$g(z)=\frac{1}{1+e^-z}$ is the logistic or sigmoid function, therefore

$\Large h_{\theta}(x)=\frac{1}{1+e^{(\theta^T.x)}}$

Here the sigmoid function will convert a scalar number to some probability between 0 and 1.

When dealing with classification problems, we should use a different cost/loss function. A good candidate for classification is the cross-entropy cost function. By the way this function can be found by using the Maximum Likelihood estimation method.

The cross-entropy cost function is:

$\Large J(\theta)=\frac{1}{m}.\sum_{i=1}^{m}[y^{(i)}.log(h_{\theta}(x^{(i)}))+(1-y^{(i)}).log(1-h_{\theta}(x^{(i)}))]$

Again our objective is to find the best parameter theta that minimize this function, so to use gradient descent we need to calculate the derivative of this function with respect to theta

$\Large \frac{\partial J(\theta)}{\partial \theta}=\frac{1}{m}.\sum_{i=1}^{m} (h_{\theta_i}(x^{(i)})-y^{(i)}).x^{(i)}_j$

One cool thing to note is that the derivative is the same as the derivative from linear regression.

The main idea of training in machine learning is to let the computer learn the underlying structure of the training set and not just the specific training set that it sees. If it does not learn the underlying structure and instead learns just the structure of the training samples then we say our model has overfit.

We can tell overfitting has occured when our model has a very good accuracy on the training set (e.g.: 99.99%) but does not perform that well on the test set (e.g.: 60%).

This basically occurs when your model is too complex in relation to the available data, and/or you don't have enough data to capture the underlying data pattern.

The opposite of this problem is called Underfitting, basically it happens when your model is too simple to capture the concept given in the training set.

Some graphical examples of these problems are shown below:

**Left:** Underfit

**Middle: **Perfect

**Right:** Overfit

Get more data

Use regularisation

Check other model architectures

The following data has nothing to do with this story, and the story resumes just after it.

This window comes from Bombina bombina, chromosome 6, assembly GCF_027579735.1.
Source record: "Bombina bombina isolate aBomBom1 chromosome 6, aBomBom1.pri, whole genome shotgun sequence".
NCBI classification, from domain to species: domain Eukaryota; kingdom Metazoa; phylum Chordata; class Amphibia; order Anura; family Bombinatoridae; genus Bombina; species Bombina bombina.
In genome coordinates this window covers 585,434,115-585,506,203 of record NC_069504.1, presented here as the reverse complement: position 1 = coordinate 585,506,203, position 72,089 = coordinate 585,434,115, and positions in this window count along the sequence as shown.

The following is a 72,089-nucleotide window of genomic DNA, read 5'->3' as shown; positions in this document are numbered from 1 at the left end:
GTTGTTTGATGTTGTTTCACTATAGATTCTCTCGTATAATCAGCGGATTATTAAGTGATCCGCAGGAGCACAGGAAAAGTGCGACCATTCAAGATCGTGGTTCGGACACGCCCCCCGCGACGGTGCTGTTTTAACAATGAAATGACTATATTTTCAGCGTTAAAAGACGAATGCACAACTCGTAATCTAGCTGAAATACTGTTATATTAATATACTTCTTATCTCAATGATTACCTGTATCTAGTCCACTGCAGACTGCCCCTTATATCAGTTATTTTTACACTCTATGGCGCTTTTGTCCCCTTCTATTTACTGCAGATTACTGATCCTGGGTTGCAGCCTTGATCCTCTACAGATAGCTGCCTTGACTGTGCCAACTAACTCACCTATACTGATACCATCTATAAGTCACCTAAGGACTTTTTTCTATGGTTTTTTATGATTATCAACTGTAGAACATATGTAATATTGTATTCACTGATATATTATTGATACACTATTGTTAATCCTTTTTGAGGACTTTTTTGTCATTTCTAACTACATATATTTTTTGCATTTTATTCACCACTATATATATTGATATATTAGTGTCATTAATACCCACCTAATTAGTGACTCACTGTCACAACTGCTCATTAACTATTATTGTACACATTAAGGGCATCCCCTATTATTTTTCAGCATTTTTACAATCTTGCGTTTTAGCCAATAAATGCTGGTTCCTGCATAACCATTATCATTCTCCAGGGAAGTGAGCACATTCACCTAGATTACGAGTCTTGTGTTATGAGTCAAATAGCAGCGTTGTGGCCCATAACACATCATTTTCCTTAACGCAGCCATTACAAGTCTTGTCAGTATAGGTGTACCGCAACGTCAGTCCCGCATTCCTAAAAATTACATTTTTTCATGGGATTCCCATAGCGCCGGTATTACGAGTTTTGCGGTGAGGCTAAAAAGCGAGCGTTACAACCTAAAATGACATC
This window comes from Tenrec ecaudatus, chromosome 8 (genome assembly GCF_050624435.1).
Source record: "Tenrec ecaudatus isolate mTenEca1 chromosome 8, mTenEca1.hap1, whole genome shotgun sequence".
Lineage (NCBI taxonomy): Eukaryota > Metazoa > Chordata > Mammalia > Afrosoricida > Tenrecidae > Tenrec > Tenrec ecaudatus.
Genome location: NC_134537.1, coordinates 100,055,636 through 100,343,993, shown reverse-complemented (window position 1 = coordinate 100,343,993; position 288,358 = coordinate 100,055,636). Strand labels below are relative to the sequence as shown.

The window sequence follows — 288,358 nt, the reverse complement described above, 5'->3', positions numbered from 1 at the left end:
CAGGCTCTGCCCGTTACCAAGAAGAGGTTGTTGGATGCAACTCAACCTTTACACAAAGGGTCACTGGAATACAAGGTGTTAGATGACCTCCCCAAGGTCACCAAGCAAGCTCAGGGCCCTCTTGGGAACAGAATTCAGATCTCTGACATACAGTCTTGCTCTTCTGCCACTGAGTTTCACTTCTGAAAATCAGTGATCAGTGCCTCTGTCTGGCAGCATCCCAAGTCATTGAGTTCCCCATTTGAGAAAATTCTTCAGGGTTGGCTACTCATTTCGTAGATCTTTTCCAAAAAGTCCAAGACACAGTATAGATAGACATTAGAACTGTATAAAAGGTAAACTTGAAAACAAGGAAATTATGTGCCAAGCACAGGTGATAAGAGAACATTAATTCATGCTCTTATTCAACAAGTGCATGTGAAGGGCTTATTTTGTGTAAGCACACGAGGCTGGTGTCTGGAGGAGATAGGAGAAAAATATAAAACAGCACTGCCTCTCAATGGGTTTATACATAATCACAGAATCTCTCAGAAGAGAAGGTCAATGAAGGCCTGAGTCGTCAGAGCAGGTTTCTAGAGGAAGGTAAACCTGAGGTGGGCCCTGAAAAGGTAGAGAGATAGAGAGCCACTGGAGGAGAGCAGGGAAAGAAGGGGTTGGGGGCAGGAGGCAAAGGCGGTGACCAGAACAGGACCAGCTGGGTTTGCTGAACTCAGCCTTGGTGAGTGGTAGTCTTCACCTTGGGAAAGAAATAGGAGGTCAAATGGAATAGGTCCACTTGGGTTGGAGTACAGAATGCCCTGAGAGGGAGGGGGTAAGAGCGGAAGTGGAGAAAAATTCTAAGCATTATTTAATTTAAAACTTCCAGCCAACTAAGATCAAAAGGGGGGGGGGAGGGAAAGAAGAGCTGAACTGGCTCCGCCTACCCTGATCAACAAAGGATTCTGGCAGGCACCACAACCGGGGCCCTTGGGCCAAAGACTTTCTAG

Add more layers or more parameters

Check other architectures

It's a method that helps overfitting by forcing your hypothesis parameters to have nice small values and to force your model to use all the available parameters. To use regularization you just need to add an extra term to your cost/loss function during training. Below we have an example of the Mean squared error loss function with an added regularization term.

$\Large J(\theta)= \dfrac{1}{2m}\ \left[ \sum_{i=1}^m (h_\theta(x^{(i)}) - y^{(i)})^2 + \lambda\ \sum_{j=1}^n \theta_j^2 \right]$

Also the regularized version of the cross-entropy loss function

$\Large J(\theta) = - \frac{1}{m} \sum_{i=1}^m \large[ y^{(i)}\ \log (h_\theta (x^{(i)})) + (1 - y^{(i)})\ \log (1 - h_\theta(x^{(i)}))\large] + \frac{\lambda}{2m}\sum_{j=1}^n \theta_j^2$

This term will basically multiply by $\lambda$ all parameters $\theta$ from your hypothesis

Normally we don't need to regularise the bias term of our hypothesis.

During gradient descent you also need to calculate the derivative of those terms.

You can imagine that besides forcing the weights to have lower values, the regularisation will also spread the "concept" across more weights. One way to think about what happens when we regularise is shown below.

For our input x we can have 2 weight vectors w1 or w2. When we multiply our input with our weight vector we will get the same output of 1 for each. However the weight vector w2 is a better choice of weight vector as this will look at more of our input x compared to w1 which only looks at one value of x.

$x = [1,1,1,1]\\w_1=[1,0,0,0]\\w_2=[0.25,0.25,0.25,0.25]\\\therefore w_1^T.x=w_2^T.x=1$

In practice this might reduce performance on our training set but will improve generalisation and thus performance when testing.

Sometimes our hypothesis needs to have non-linear terms to be able to predict more complex classification/regression problems. We can for instance use Logistic Regression with quadratic terms to capture this complexity. As mentioned earlier this does not scale well for large number of features.

For instance if we would like to classify a 100x100 grayscale image using logistic regression we would need 50 million parameters to include the quadratic terms. Training with this number of features will need at least 10x more images (500 millions) to avoid overfitting. Also the computational cost will be really high.

In the next chapters we will learn other algorithms that scale better for bigger number of features.

As we increase the number of parameters on our model our loss function will start to find multiple local minima. This can be a problem for training because the gradient descent can get stuck in one of them.

Actually some recent papers also try to prove that some of the methods used today (ie: Deep Neural networks) the local-minima is actually really close to the global minima, so you don't need to care about using a Convex loss or about getting stuck in a local-minima.